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The world has no air. If you want to survive, you pay to breathe. But what if you can't? And what if you think everything could be different? Three teens will leave everything they know behind in Sarah Crossan's gripping and original dystopian teen novel of danger, longing, and glimmering hope that will appeal to fans of Patrick Ness and Veronica Roth.
National Book Award Finalist Kathleen Duey called Breathe "An amazing story! Sit down. Inhale. Now, while you still can." Ever since the Switch, when the oxygen levels plummeted and most of humanity died, the survivors have been protected in glass domes full of manufactured air. Protected . . . or trapped? Or controlled? Alina's a revolutionary who believes we can save the environment. Quinn's a Premium who's never had to worry about having enough air. His best friend, Bea, is an Auxiliary who's never worried about anything but having enough air. When the three cross paths, they will change everything. Sarah Crossan's thrilling and provocative novel is about passion, about yearning for something better, and about breaking free for the very first time. The Bulletin of the Center for Children's Books proclaims it an "action-packed dystopian series opener to watch out for."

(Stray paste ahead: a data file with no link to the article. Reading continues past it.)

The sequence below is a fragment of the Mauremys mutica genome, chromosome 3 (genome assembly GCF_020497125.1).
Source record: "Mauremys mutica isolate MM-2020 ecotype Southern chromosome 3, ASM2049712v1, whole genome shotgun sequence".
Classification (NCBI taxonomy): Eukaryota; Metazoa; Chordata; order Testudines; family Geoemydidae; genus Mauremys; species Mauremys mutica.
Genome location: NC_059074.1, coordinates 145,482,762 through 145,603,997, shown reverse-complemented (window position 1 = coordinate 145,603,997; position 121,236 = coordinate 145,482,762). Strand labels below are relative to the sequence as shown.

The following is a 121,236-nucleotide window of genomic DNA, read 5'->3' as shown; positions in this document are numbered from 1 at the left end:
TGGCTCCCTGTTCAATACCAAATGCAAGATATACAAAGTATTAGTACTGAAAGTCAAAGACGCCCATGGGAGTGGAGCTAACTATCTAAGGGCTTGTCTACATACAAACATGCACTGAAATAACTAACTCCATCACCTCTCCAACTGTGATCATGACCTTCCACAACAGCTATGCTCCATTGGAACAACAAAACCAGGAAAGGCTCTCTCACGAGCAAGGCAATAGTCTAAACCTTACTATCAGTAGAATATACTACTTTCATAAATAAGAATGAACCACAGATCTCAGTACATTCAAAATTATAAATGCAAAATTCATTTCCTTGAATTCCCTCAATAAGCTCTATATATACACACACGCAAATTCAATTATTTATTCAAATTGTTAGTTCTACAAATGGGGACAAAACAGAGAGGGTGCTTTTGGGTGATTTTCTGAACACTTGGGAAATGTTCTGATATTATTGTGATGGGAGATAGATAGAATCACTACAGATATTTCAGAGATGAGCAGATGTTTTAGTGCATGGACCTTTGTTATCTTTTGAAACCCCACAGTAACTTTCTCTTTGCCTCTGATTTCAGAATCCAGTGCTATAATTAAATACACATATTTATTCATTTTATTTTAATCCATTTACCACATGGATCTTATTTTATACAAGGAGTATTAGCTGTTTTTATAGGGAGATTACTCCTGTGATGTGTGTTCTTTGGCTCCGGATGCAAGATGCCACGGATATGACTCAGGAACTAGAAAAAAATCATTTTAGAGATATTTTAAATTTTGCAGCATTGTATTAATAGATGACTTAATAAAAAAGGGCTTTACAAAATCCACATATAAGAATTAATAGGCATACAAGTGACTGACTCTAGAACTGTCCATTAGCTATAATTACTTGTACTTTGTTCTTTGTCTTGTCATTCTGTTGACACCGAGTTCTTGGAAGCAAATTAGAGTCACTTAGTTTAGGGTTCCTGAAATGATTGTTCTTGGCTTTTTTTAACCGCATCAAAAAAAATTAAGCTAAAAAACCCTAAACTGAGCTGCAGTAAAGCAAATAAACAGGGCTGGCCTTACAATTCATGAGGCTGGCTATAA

Praise For Breathe…
— Kathleen Duey, author of National Book Award finalist Skin Hunger
“This joins the ranks of Roth’s Divergent and Wells’ Partials as a provocative, character-driven, and action-packed dystopian series opener to watch out for.”
— Bulletin of the Center for Children’s Books
“Short cliff-hanger chapters alternate between the three teens’ points of view and build to an ending that will leave fans breathless for the next one.”
— ALA Booklist
“Sci-fi fans with an environmental bent will find this book particularly engaging.”
— Horn Book Magazine
Greenwillow Books, 9780062118691, 384pp.
Publication Date: October 2, 2012
About the Author
Sarah Crossan is the author of the duology Breathe and Resist, as well as the acclaimed novel-in-verse The Weight of Water, which was short-listed for the Carnegie Medal. She spent several years living and teaching high school in New Jersey before moving to London, where she now lives with her husband and young daughter.